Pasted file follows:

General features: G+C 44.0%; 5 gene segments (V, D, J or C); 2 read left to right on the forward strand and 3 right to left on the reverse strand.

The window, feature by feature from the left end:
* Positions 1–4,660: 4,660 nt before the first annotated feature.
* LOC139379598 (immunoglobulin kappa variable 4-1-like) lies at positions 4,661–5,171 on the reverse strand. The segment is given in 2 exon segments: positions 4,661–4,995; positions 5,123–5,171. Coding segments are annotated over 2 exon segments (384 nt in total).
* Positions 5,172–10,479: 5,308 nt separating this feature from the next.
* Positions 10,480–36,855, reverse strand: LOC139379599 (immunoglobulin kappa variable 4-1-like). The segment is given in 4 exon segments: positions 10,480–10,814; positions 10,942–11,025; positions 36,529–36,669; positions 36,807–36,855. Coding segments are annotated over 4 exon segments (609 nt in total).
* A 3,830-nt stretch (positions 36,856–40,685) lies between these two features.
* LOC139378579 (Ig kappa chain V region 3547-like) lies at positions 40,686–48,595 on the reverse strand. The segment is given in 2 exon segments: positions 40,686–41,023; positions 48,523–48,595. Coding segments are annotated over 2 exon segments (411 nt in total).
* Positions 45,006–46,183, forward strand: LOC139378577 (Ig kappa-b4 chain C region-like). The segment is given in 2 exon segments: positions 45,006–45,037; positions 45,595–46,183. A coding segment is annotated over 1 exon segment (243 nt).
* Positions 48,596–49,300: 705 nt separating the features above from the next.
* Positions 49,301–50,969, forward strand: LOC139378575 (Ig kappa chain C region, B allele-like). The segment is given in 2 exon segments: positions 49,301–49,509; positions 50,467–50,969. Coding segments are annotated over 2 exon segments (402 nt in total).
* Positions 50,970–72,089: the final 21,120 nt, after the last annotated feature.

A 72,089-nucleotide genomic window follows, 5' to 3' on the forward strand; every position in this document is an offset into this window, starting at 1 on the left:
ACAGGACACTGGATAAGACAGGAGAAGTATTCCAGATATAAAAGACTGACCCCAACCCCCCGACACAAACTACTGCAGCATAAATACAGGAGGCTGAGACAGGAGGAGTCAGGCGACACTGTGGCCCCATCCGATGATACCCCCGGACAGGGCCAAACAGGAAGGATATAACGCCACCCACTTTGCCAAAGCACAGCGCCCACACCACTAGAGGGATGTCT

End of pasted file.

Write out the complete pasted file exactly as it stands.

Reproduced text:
General features: G+C 44.0%; 5 gene segments (V, D, J or C); 2 read left to right on the forward strand and 3 right to left on the reverse strand.

The window, feature by feature from the left end:
* Positions 1–4,660: 4,660 nt before the first annotated feature.
* LOC139379598 (immunoglobulin kappa variable 4-1-like) lies at positions 4,661–5,171 on the reverse strand. The segment is given in 2 exon segments: positions 4,661–4,995; positions 5,123–5,171. Coding segments are annotated over 2 exon segments (384 nt in total).
* Positions 5,172–10,479: 5,308 nt separating this feature from the next.
* Positions 10,480–36,855, reverse strand: LOC139379599 (immunoglobulin kappa variable 4-1-like). The segment is given in 4 exon segments: positions 10,480–10,814; positions 10,942–11,025; positions 36,529–36,669; positions 36,807–36,855. Coding segments are annotated over 4 exon segments (609 nt in total).
* A 3,830-nt stretch (positions 36,856–40,685) lies between these two features.
* LOC139378579 (Ig kappa chain V region 3547-like) lies at positions 40,686–48,595 on the reverse strand. The segment is given in 2 exon segments: positions 40,686–41,023; positions 48,523–48,595. Coding segments are annotated over 2 exon segments (411 nt in total).
* Positions 45,006–46,183, forward strand: LOC139378577 (Ig kappa-b4 chain C region-like). The segment is given in 2 exon segments: positions 45,006–45,037; positions 45,595–46,183. A coding segment is annotated over 1 exon segment (243 nt).
* Positions 48,596–49,300: 705 nt separating the features above from the next.
* Positions 49,301–50,969, forward strand: LOC139378575 (Ig kappa chain C region, B allele-like). The segment is given in 2 exon segments: positions 49,301–49,509; positions 50,467–50,969. Coding segments are annotated over 2 exon segments (402 nt in total).
* Positions 50,970–72,089: the final 21,120 nt, after the last annotated feature.

A 72,089-nucleotide genomic window follows, 5' to 3' on the forward strand; every position in this document is an offset into this window, starting at 1 on the left:
ACAGGACACTGGATAAGACAGGAGAAGTATTCCAGATATAAAAGACTGACCCCAACCCCCCGACACAAACTACTGCAGCATAAATACAGGAGGCTGAGACAGGAGGAGTCAGGCGACACTGTGGCCCCATCCGATGATACCCCCGGACAGGGCCAAACAGGAAGGATATAACGCCACCCACTTTGCCAAAGCACAGCGCCCACACCACTAGAGGGATGTCT